The crash of a TransAsia Airways ATR 72-600 after take-off from Taiwan’s Songshan airport is the seventh significant safety incident involving the carrier since 1995.
Flightglobal’s Ascend Fleets shows that of the six previous incidents, four involved ATR aircraft and two involved Airbus A320 family jets. Including today’s crash, hull losses comprise four ATRs and one A321.
The most severe incident was the crash of an ATR 72-500 aircraft on 23 July 2014, which resulted in the loss of 48 out of 58 passengers and crew aboard.
Aside from this, two other TransAsia aircraft have crashed with loss of life. In 1995, an ATR 72-200 was lost when it flew into a hillside 20km south of Songshan airport while positioning for an instrument landing system (ILS) approach. The crash, which occurred, at night, killed all four crew aboard.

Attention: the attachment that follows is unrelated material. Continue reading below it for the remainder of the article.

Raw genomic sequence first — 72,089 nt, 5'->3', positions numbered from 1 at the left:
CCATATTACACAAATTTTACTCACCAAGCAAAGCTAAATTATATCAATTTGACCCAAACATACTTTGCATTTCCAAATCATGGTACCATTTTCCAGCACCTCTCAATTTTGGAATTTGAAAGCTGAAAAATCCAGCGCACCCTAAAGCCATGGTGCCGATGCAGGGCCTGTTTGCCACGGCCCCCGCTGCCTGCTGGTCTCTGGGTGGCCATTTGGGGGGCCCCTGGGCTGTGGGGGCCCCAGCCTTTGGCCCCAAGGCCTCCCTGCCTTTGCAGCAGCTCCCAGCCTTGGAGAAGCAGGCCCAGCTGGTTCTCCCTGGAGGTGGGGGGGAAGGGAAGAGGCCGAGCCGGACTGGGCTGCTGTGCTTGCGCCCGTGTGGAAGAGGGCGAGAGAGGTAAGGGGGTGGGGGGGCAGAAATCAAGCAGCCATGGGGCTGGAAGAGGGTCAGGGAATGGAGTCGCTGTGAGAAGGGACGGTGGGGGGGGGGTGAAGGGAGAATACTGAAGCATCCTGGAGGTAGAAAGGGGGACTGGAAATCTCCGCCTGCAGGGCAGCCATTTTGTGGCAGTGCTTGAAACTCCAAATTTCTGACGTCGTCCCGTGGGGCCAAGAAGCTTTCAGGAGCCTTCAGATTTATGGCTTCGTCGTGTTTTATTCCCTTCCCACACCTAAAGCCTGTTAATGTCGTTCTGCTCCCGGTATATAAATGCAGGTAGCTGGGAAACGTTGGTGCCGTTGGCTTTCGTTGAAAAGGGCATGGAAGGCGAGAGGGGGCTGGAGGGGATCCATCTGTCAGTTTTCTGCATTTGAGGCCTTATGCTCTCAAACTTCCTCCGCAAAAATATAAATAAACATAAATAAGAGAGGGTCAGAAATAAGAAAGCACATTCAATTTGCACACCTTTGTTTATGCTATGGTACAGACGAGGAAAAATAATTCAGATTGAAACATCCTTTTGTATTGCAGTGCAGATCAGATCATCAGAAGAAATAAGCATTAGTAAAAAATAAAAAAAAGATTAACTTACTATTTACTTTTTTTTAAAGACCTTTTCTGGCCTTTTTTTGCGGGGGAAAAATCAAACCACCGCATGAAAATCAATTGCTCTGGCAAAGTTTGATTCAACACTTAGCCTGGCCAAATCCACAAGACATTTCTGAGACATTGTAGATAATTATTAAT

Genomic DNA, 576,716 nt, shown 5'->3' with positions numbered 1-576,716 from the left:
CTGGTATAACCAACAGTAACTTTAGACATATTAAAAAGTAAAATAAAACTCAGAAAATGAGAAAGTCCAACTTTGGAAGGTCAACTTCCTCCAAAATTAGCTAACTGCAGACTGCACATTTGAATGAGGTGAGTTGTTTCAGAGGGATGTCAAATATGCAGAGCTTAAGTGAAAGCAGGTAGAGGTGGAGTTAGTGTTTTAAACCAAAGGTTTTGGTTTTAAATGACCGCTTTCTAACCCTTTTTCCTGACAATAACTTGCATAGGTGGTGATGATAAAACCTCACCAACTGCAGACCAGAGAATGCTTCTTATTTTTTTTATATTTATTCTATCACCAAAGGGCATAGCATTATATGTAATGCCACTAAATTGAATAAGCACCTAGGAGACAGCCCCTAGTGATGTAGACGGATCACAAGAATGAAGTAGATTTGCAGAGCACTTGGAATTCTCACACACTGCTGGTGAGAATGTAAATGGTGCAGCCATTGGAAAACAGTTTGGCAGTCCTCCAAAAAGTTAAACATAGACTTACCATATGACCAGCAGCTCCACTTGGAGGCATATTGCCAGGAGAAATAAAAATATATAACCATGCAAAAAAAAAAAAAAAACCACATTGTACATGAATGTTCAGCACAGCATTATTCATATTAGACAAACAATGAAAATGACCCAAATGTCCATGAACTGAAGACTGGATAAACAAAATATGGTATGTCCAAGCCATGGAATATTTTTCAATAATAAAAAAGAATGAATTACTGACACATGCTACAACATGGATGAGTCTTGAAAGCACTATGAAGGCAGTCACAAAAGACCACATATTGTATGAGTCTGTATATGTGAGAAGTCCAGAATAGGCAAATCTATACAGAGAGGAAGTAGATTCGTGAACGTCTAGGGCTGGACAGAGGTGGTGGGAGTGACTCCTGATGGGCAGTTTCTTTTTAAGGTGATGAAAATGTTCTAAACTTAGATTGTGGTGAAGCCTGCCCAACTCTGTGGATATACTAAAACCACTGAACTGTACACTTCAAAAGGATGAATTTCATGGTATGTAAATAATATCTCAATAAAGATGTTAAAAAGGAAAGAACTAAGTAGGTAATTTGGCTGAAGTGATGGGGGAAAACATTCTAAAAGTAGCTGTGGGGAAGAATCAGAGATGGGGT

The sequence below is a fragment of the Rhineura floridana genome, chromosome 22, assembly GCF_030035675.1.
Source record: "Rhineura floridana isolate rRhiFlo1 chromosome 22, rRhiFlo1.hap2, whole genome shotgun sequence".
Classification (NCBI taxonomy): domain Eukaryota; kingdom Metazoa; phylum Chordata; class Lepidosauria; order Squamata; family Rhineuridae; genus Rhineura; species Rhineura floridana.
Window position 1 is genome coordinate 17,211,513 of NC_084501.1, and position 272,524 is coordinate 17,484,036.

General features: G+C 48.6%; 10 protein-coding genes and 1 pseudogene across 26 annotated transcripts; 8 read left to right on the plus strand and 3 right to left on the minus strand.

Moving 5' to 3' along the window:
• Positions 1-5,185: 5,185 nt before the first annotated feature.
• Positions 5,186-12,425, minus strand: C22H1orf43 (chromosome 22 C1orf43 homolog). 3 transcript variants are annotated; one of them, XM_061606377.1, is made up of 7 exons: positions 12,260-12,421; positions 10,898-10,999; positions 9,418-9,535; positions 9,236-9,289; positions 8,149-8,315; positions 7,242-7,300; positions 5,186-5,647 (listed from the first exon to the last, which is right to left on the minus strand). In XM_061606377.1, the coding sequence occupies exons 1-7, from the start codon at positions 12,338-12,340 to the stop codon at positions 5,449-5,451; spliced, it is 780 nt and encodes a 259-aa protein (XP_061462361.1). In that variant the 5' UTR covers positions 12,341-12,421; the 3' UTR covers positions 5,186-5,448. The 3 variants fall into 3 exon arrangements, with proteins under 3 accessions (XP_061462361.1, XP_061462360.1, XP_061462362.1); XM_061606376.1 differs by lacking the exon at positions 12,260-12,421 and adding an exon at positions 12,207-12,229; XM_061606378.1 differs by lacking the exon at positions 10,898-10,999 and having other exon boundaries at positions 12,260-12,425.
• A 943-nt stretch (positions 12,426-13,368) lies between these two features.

The other TransAsia incident that incurred fatalities was on 21 December 2002, when a TransAsia ATR 72-200F cargo aircraft crashed in the sea on the Taipei-Macau route, killing both crew members. A subsequent investigation revealed that the crew, concerned about “severe icing,” had descended to low altitude, with the aircraft then stalling and crashing.
In 2003 a TransAsia A321 suffered severe damage when, landing at night at Tainan with 170 passengers, it collided with a vehicle on the runway. The aircraft had, apparently, been cleared to land, and the vehicle had trespassed onto the runway without air traffic control clearance. The aircraft was deemed beyond repair.
In 2004, a TransAsia A320 overran on landing at Songshan airport after a flight from Tainan. There were no injuries among the 100 passengers and six crew. Though the A320 suffered significant damage, it was repaired.
The other incident involved an ATR 72-500 striking a lamppost with its wing while taxiing at Songshan airport. None of the 24 passengers and four crew suffered injuries, and the aircraft returned to service after repairs